Sarah Sherman Samuel Loves Anything Vintage… Except ThisWords by Gabrielle Savoie
Everything Sarah Sherman Samuel puts her mind to is in the name of creativity.
Her résumé might suggest otherwise: a portfolio filled with star-studded projects like Mandy Moore and polo champion Nacho Figueras [featured in Architectural Digest last month]; successful collaborations with major brands from Lulu & Georgia to Semihandmade; her own furniture collection, SSS Atelier, nearly half a million followers on Instagram—and now her own Expert Showroom… All signs point to a wildly successful business.
If accomplishments come so naturally to Sarah—and they do—it’s because of her boundless curiosity, attention to detail, and dedication to her craft. She simply doesn’t stop: she lives, breathes, and dreams of great design. “It’s always been a passion,” she shares. “Even before going into interiors, I was doing pattern design, so designing more print-heavy rooms recently feels like returning to my roots.”
What makes her rooms so irresistible? Sarah walks us through her do’s and don’ts and shares the one thing your home should absolutely never go without.
What’s inspiring me right now
All the spring blossoms in Michigan: the colorful flowering trees and the contrast between the bright colors—shocks of pinks and yellows—with the earthy tones. I want to suddenly put everything floral in my projects. I like to offset daintier botanicals with heavy jacquards and embroidered fabrics.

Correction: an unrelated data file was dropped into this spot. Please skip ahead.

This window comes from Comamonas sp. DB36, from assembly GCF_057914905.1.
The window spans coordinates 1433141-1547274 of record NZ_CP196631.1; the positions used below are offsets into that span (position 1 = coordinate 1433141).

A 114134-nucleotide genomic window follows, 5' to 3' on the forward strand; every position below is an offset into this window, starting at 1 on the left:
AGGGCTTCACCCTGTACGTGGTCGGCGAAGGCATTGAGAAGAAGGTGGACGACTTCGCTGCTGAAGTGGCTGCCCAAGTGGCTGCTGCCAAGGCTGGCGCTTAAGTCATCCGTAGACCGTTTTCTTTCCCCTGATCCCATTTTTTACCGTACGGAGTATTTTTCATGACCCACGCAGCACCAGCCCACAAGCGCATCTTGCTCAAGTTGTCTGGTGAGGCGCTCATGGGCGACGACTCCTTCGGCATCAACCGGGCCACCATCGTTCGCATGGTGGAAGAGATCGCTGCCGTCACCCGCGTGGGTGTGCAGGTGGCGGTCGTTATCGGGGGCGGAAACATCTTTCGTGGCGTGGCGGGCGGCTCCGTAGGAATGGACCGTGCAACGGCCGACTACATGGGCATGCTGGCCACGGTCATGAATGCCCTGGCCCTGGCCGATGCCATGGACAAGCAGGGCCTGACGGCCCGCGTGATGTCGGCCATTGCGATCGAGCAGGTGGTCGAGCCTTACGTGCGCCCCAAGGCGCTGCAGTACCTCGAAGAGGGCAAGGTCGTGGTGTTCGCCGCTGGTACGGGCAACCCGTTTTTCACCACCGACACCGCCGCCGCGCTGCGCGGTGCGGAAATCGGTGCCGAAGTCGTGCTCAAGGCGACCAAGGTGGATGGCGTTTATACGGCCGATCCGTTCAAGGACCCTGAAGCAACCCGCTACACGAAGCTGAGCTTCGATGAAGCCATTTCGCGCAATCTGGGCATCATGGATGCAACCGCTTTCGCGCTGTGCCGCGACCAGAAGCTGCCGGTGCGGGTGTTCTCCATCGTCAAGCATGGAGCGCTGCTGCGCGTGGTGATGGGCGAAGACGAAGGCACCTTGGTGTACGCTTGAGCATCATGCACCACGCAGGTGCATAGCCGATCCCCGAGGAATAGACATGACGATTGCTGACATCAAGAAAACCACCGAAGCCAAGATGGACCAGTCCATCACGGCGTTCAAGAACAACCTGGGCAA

The first thing I do when decorating a room
When I first walk into a new project I'm assessing what's there, what to keep, and what needs to go or has to be improved on. What remains is usually good enough to start to tell that story. After that I build a color palette, which can come from a paint sample, a stone or tile, or even a piece of art. In my old living room in LA, I built the sage green and pink color palette off of this one photograph of a New York restaurant called Tiny’s.
The piece that always anchors a space
Rugs, literally and metaphorically, always anchor a space. If your rug is the right size, it can really set the stage for everything to layer on top of. For every room, I try to find one piece that I'm so in love with that I can build off of. It might be the sofa upholstered in a certain fabric and then the rug comes second or the other way around. I’m never formulaic, I just focus on what I find suits the project the most first and then do the dance around it.
Every room needs…
Books. I find it creepy when people own zero books. If you have the space to have an actual library or den with loads of books that’s great, but even displaying a few on a coffee table or on a random shelf can let your personality and interests shine through.
My secret for a well-layered space
Plants, the bigger the better. I love indoor trees and sculptural greens. Collected art also finishes a space but I love thinking about it in terms of mixed mediums: incorporating sculpture and paintings, photography, and drawings…